As most of you probably know, my father is dying. Almost 10 years ago, he was diagnosed with Non-Hodgkins lymphoma and, up until the last year or so, he’s managed pretty well. So well, in fact, that he’s picked up a couple of nicknames during his waltz with the big “C”; one of his nurses called him “Superman” because of his ability to bounce back from almost anything. My brother’s name for him is “Iron Man”, a reference to the fact that he was practically never sick when we were growing up. Unfortunately, even Superman has kryptonite and Iron Man’s armor isn’t proof against everything. Last week, he made the decision to stop treatment and we called in hospice. As usual, he’s defying predictions. One minute, you’ll think the end could come at any minute and the next, he’s sitting up and talking. Iron Man’s arc reactor has nothing my old man’s heart.
At one point in his post office career, my father taught at the National Center for Employee Development, on the Norman campus of the University of Oklahoma. But, while that his only formal teaching assignment, he was teaching someone something almost every waking moment. Whether he was showing a co-worker how to repair or set up different systems, trying to teach his youngest son how to change the starter on 1964 Chevy II or showing how everyone around him how a great husband and father behaved, he was always teaching. Even if the person he was teaching was too thick-headed to realize that school was in session. That was then, I get it now and I’m taking notes.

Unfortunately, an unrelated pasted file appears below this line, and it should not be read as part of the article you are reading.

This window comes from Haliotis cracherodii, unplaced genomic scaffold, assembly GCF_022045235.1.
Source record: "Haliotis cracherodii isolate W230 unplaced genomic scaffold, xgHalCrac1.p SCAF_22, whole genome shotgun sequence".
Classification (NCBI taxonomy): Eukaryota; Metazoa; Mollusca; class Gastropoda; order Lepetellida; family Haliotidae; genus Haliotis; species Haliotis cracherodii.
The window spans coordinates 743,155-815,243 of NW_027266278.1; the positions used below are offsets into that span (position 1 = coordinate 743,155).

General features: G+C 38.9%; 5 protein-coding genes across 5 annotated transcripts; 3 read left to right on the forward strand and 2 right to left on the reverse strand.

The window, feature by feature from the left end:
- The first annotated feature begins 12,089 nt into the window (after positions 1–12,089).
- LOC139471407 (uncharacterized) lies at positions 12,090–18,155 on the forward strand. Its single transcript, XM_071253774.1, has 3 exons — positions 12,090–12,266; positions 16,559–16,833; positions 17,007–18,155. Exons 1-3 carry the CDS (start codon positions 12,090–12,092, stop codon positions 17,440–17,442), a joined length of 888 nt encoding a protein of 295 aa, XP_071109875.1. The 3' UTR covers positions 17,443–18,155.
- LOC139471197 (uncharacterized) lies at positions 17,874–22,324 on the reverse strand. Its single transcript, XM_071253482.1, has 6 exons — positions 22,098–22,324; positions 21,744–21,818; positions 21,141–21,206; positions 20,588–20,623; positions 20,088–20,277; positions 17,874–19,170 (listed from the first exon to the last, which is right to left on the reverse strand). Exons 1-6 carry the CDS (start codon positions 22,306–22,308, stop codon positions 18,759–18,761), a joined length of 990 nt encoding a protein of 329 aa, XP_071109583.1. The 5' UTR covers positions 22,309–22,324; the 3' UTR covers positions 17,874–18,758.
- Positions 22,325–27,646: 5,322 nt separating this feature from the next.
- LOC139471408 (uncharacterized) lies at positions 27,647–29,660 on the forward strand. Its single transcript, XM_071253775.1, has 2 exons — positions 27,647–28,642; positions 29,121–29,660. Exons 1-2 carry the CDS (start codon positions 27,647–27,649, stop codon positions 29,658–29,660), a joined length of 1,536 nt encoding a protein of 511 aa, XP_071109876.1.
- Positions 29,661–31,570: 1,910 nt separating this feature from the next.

What he’s teaching me now is how to deal with the disease that we both share (lymphoma for him, colon cancer for me) with dignity and strength. I am approach my impending treatment with more than a little trepidation, mostly because I know what to expect. It’s a position he’s been in several times, having had chemo more than once. If you’ve been through it once, you know chemotherapy is not easy and I know he had to feel some of the same things I am right now. Yet, the face he always showed us was one of determination to do whatever he had to get through. No complaining, no bitching and no whining, he just put his head down and did what he had to do. Which is what he did pretty much all his life. Now, as things wind down for him, he’s teaching everyone who knows him how to go out with that same dignity and strength. No complaints, no bitching and no whining.
The picture at the top of the page was taken on a day trip to Hanging Rock State Park. I don’t remember much about that trip, but that’s the image I hold of my father to this day. No matter how old he gets, no matter what ravages the cancer or the treatment has wreaked on his body, in my mind he’s still young and strong and vital. And, that’s the way it’s always going to be.